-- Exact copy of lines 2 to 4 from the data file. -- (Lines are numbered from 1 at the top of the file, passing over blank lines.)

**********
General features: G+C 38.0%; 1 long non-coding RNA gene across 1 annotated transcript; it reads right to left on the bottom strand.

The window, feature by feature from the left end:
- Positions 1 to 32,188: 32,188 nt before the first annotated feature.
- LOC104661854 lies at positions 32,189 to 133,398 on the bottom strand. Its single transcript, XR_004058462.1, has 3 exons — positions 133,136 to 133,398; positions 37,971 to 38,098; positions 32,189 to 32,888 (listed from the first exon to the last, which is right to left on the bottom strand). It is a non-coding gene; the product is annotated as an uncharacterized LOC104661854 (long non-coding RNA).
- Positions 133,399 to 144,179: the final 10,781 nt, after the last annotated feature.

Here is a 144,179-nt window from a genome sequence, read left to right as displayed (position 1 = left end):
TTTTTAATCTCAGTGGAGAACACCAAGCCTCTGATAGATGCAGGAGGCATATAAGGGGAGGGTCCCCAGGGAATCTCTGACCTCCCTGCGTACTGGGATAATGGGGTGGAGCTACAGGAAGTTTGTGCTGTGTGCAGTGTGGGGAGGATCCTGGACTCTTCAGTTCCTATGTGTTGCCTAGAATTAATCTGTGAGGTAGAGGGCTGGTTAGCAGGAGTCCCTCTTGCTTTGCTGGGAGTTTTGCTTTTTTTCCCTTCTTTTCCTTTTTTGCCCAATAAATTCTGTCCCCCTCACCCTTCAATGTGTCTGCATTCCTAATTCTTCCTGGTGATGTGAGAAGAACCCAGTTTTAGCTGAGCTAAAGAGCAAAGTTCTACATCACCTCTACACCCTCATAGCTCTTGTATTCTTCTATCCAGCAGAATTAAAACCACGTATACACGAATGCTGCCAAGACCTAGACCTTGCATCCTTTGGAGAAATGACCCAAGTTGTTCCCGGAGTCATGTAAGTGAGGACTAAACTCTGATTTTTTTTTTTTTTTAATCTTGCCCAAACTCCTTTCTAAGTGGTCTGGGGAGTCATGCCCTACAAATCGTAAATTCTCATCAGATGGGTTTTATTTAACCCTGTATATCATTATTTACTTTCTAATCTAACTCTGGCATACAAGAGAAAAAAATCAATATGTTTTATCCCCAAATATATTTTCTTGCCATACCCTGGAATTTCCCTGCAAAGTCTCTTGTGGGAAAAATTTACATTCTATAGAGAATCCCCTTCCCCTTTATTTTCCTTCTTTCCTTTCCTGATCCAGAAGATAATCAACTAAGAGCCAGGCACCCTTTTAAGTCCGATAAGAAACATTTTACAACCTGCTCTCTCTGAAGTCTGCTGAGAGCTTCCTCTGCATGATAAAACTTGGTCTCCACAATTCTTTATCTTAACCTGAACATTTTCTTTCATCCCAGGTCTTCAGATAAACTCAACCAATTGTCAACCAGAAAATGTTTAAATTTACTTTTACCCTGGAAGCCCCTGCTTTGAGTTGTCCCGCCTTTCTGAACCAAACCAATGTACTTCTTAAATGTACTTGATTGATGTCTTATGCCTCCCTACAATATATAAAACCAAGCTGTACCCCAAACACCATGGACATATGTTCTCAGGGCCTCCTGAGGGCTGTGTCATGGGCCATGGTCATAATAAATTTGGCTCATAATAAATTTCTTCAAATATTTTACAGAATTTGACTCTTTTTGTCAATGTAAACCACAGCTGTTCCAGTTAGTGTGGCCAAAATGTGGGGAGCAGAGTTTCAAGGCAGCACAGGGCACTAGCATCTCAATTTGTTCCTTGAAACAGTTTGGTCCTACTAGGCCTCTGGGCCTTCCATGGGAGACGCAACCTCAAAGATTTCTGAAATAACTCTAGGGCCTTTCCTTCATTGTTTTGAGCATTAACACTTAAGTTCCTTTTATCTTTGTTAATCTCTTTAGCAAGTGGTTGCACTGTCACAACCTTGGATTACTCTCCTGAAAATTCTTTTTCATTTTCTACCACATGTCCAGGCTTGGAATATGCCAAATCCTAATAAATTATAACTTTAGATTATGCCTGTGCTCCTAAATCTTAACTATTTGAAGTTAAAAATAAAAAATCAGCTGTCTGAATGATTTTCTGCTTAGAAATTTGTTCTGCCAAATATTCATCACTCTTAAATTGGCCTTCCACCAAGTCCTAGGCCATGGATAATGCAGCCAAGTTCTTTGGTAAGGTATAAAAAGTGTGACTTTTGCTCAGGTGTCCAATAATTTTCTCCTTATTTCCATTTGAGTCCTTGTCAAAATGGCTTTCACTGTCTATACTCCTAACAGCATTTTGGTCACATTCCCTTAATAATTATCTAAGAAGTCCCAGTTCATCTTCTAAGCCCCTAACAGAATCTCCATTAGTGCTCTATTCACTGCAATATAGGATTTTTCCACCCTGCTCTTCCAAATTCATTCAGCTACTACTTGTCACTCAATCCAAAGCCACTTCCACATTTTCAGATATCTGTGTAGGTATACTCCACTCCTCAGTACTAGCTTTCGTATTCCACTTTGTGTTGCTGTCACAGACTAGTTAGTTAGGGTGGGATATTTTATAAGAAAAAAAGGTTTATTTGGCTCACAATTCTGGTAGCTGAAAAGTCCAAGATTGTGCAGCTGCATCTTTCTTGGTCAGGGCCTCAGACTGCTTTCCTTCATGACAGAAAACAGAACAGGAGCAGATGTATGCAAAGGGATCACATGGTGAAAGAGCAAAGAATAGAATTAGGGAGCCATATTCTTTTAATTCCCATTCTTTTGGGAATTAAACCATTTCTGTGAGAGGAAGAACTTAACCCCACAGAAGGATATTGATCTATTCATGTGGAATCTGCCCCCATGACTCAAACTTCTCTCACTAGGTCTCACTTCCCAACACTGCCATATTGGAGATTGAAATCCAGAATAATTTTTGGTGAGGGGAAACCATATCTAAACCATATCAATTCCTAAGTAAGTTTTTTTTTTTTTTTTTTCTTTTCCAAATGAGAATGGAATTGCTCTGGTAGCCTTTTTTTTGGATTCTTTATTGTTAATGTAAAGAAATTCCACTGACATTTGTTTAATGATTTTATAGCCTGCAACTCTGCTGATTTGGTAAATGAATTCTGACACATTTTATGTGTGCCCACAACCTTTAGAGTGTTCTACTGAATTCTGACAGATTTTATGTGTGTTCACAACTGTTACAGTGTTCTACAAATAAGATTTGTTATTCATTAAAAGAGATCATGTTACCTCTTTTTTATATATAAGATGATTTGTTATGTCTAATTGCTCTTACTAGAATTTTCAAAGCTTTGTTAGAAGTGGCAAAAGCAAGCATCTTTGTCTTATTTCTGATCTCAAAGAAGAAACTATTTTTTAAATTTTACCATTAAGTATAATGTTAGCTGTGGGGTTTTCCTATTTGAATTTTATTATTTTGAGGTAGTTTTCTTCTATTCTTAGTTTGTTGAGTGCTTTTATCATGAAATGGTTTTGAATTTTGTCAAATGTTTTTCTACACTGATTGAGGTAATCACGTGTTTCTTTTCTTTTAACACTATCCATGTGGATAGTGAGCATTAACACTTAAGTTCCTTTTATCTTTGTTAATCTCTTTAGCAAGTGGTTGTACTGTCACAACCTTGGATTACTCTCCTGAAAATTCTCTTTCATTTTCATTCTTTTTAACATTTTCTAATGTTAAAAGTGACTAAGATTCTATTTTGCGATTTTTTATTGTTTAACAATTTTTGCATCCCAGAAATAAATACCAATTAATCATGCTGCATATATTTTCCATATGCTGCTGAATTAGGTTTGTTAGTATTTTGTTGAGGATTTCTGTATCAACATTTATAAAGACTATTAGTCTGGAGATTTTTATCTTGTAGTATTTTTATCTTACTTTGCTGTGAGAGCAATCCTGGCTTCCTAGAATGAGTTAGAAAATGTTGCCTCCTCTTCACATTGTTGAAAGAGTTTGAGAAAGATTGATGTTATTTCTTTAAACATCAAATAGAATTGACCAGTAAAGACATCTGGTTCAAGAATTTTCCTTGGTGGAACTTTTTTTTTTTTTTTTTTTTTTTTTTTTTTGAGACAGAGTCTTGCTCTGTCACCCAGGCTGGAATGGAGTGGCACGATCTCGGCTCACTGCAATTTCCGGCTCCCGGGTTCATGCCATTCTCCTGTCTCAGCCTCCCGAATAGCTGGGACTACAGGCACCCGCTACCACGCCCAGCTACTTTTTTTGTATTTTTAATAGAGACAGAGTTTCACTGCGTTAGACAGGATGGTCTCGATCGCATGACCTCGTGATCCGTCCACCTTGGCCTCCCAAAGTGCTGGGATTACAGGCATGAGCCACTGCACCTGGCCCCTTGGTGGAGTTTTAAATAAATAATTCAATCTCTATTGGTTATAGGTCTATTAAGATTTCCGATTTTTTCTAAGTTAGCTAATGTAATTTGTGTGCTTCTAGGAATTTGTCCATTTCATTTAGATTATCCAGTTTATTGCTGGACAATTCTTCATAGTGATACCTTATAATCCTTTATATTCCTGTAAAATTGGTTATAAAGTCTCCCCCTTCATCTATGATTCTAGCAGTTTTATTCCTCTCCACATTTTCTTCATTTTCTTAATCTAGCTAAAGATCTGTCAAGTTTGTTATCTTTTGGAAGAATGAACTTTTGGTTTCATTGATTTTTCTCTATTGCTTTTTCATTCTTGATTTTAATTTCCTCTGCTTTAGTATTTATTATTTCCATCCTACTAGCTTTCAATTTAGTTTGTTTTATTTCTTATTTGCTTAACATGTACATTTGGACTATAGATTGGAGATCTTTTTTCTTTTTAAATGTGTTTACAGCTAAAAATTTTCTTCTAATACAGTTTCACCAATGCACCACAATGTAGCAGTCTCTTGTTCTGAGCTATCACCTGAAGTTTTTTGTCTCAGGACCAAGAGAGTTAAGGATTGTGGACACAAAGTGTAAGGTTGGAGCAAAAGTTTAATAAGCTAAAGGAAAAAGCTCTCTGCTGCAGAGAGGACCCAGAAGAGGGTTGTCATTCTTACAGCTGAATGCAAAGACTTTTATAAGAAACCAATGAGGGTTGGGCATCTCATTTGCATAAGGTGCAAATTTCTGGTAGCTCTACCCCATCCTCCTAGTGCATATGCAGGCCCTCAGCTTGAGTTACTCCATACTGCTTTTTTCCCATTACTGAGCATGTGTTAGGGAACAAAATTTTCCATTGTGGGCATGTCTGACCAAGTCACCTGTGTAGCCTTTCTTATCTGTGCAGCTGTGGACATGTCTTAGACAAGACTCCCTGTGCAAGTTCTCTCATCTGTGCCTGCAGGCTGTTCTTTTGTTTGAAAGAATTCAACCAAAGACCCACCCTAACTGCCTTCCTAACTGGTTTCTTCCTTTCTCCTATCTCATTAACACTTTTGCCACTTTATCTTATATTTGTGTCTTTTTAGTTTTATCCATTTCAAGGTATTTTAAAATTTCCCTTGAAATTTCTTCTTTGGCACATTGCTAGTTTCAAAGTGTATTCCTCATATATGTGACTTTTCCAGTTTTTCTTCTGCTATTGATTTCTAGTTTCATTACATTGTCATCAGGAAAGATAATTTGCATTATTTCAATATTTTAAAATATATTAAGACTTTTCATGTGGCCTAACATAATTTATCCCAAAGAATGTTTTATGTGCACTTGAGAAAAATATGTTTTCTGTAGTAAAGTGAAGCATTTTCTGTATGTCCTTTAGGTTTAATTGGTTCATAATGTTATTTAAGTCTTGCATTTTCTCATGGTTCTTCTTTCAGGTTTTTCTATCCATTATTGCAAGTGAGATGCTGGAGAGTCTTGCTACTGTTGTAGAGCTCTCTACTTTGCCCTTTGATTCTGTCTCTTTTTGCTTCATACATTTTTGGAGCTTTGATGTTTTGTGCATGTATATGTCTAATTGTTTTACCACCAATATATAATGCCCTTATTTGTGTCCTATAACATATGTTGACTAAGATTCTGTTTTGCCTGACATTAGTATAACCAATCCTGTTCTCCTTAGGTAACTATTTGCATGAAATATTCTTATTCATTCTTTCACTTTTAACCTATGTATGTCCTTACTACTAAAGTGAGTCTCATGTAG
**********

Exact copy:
The window, feature by feature from the left end:
- Positions 1 to 32,188: 32,188 nt before the first annotated feature.
- LOC104661854 lies at positions 32,189 to 133,398 on the bottom strand. Its single transcript, XR_004058462.1, has 3 exons — positions 133,136 to 133,398; positions 37,971 to 38,098; positions 32,189 to 32,888 (listed from the first exon to the last, which is right to left on the bottom strand). It is a non-coding gene; the product is annotated as an uncharacterized LOC104661854 (long non-coding RNA).